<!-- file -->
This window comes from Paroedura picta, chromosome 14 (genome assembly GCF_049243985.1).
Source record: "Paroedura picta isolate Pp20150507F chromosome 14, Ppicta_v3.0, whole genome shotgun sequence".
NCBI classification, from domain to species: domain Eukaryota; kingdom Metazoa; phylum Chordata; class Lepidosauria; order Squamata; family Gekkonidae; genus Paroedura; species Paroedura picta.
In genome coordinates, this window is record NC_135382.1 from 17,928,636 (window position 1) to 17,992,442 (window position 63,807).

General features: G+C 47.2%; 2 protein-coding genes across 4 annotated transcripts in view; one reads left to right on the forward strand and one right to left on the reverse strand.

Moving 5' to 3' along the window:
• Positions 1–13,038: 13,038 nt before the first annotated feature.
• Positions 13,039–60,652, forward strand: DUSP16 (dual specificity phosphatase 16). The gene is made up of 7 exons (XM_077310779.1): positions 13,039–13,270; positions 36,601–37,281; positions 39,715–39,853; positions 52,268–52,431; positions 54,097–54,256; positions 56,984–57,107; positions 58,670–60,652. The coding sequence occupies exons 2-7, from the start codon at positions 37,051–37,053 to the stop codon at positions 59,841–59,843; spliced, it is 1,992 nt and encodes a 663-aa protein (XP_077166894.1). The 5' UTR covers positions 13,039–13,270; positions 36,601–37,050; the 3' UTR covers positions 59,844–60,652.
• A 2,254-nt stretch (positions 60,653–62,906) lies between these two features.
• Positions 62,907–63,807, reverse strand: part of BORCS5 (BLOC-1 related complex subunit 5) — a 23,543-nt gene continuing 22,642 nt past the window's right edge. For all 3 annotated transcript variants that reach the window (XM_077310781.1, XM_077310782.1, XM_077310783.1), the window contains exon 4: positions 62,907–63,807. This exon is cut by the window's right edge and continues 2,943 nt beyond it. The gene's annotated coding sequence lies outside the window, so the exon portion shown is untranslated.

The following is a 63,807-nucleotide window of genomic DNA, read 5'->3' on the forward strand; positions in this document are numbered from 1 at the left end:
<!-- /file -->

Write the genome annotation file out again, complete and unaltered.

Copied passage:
This window comes from Paroedura picta, chromosome 14 (genome assembly GCF_049243985.1).
Source record: "Paroedura picta isolate Pp20150507F chromosome 14, Ppicta_v3.0, whole genome shotgun sequence".
NCBI classification, from domain to species: domain Eukaryota; kingdom Metazoa; phylum Chordata; class Lepidosauria; order Squamata; family Gekkonidae; genus Paroedura; species Paroedura picta.
In genome coordinates, this window is record NC_135382.1 from 17,928,636 (window position 1) to 17,992,442 (window position 63,807).

General features: G+C 47.2%; 2 protein-coding genes across 4 annotated transcripts in view; one reads left to right on the forward strand and one right to left on the reverse strand.

Moving 5' to 3' along the window:
• Positions 1–13,038: 13,038 nt before the first annotated feature.
• Positions 13,039–60,652, forward strand: DUSP16 (dual specificity phosphatase 16). The gene is made up of 7 exons (XM_077310779.1): positions 13,039–13,270; positions 36,601–37,281; positions 39,715–39,853; positions 52,268–52,431; positions 54,097–54,256; positions 56,984–57,107; positions 58,670–60,652. The coding sequence occupies exons 2-7, from the start codon at positions 37,051–37,053 to the stop codon at positions 59,841–59,843; spliced, it is 1,992 nt and encodes a 663-aa protein (XP_077166894.1). The 5' UTR covers positions 13,039–13,270; positions 36,601–37,050; the 3' UTR covers positions 59,844–60,652.
• A 2,254-nt stretch (positions 60,653–62,906) lies between these two features.
• Positions 62,907–63,807, reverse strand: part of BORCS5 (BLOC-1 related complex subunit 5) — a 23,543-nt gene continuing 22,642 nt past the window's right edge. For all 3 annotated transcript variants that reach the window (XM_077310781.1, XM_077310782.1, XM_077310783.1), the window contains exon 4: positions 62,907–63,807. This exon is cut by the window's right edge and continues 2,943 nt beyond it. The gene's annotated coding sequence lies outside the window, so the exon portion shown is untranslated.

The following is a 63,807-nucleotide window of genomic DNA, read 5'->3' on the forward strand; positions in this document are numbered from 1 at the left end: